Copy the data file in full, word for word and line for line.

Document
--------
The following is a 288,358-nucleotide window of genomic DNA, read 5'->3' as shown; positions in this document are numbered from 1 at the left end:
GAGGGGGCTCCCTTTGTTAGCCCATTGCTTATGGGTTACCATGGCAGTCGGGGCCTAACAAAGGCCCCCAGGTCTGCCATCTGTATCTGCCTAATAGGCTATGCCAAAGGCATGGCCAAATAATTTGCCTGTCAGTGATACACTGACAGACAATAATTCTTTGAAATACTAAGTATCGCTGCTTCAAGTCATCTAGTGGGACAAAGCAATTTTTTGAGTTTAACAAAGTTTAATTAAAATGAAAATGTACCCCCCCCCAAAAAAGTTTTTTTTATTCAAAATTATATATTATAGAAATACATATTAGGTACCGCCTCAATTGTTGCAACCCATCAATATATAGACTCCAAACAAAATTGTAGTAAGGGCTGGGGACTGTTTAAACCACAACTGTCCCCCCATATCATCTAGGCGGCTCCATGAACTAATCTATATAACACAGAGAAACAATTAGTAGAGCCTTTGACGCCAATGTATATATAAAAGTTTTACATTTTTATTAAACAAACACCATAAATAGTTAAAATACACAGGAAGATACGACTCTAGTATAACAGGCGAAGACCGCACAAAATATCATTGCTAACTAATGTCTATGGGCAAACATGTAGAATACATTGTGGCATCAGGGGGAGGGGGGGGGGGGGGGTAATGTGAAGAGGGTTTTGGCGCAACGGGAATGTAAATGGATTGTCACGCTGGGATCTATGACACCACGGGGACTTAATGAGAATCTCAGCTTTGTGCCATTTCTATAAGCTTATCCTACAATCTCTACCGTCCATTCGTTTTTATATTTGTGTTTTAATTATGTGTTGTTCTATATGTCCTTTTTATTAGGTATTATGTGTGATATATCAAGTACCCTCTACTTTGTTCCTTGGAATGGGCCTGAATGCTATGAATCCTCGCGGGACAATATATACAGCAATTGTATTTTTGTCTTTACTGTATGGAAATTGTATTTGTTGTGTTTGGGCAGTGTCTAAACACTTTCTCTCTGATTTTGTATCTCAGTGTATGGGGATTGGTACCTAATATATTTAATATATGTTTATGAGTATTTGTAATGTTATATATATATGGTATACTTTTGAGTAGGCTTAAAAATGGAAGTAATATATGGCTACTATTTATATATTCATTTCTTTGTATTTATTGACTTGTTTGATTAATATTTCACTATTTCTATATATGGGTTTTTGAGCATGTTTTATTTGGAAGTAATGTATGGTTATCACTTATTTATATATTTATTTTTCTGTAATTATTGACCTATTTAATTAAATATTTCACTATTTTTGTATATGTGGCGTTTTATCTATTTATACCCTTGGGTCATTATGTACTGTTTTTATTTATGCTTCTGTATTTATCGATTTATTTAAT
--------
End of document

The following is a 288,358-nucleotide window of genomic DNA, read 5'->3' as shown; positions in this document are numbered from 1 at the left end:
GAGGGGGCTCCCTTTGTTAGCCCATTGCTTATGGGTTACCATGGCAGTCGGGGCCTAACAAAGGCCCCCAGGTCTGCCATCTGTATCTGCCTAATAGGCTATGCCAAAGGCATGGCCAAATAATTTGCCTGTCAGTGATACACTGACAGACAATAATTCTTTGAAATACTAAGTATCGCTGCTTCAAGTCATCTAGTGGGACAAAGCAATTTTTTGAGTTTAACAAAGTTTAATTAAAATGAAAATGTACCCCCCCCCAAAAAAGTTTTTTTTATTCAAAATTATATATTATAGAAATACATATTAGGTACCGCCTCAATTGTTGCAACCCATCAATATATAGACTCCAAACAAAATTGTAGTAAGGGCTGGGGACTGTTTAAACCACAACTGTCCCCCCATATCATCTAGGCGGCTCCATGAACTAATCTATATAACACAGAGAAACAATTAGTAGAGCCTTTGACGCCAATGTATATATAAAAGTTTTACATTTTTATTAAACAAACACCATAAATAGTTAAAATACACAGGAAGATACGACTCTAGTATAACAGGCGAAGACCGCACAAAATATCATTGCTAACTAATGTCTATGGGCAAACATGTAGAATACATTGTGGCATCAGGGGGAGGGGGGGGGGGGGGGTAATGTGAAGAGGGTTTTGGCGCAACGGGAATGTAAATGGATTGTCACGCTGGGATCTATGACACCACGGGGACTTAATGAGAATCTCAGCTTTGTGCCATTTCTATAAGCTTATCCTACAATCTCTACCGTCCATTCGTTTTTATATTTGTGTTTTAATTATGTGTTGTTCTATATGTCCTTTTTATTAGGTATTATGTGTGATATATCAAGTACCCTCTACTTTGTTCCTTGGAATGGGCCTGAATGCTATGAATCCTCGCGGGACAATATATACAGCAATTGTATTTTTGTCTTTACTGTATGGAAATTGTATTTGTTGTGTTTGGGCAGTGTCTAAACACTTTCTCTCTGATTTTGTATCTCAGTGTATGGGGATTGGTACCTAATATATTTAATATATGTTTATGAGTATTTGTAATGTTATATATATATGGTATACTTTTGAGTAGGCTTAAAAATGGAAGTAATATATGGCTACTATTTATATATTCATTTCTTTGTATTTATTGACTTGTTTGATTAATATTTCACTATTTCTATATATGGGTTTTTGAGCATGTTTTATTTGGAAGTAATGTATGGTTATCACTTATTTATATATTTATTTTTCTGTAATTATTGACCTATTTAATTAAATATTTCACTATTTTTGTATATGTGGCGTTTTATCTATTTATACCCTTGGGTCATTATGTACTGTTTTTATTTATGCTTCTGTATTTATCGATTTATTTAAT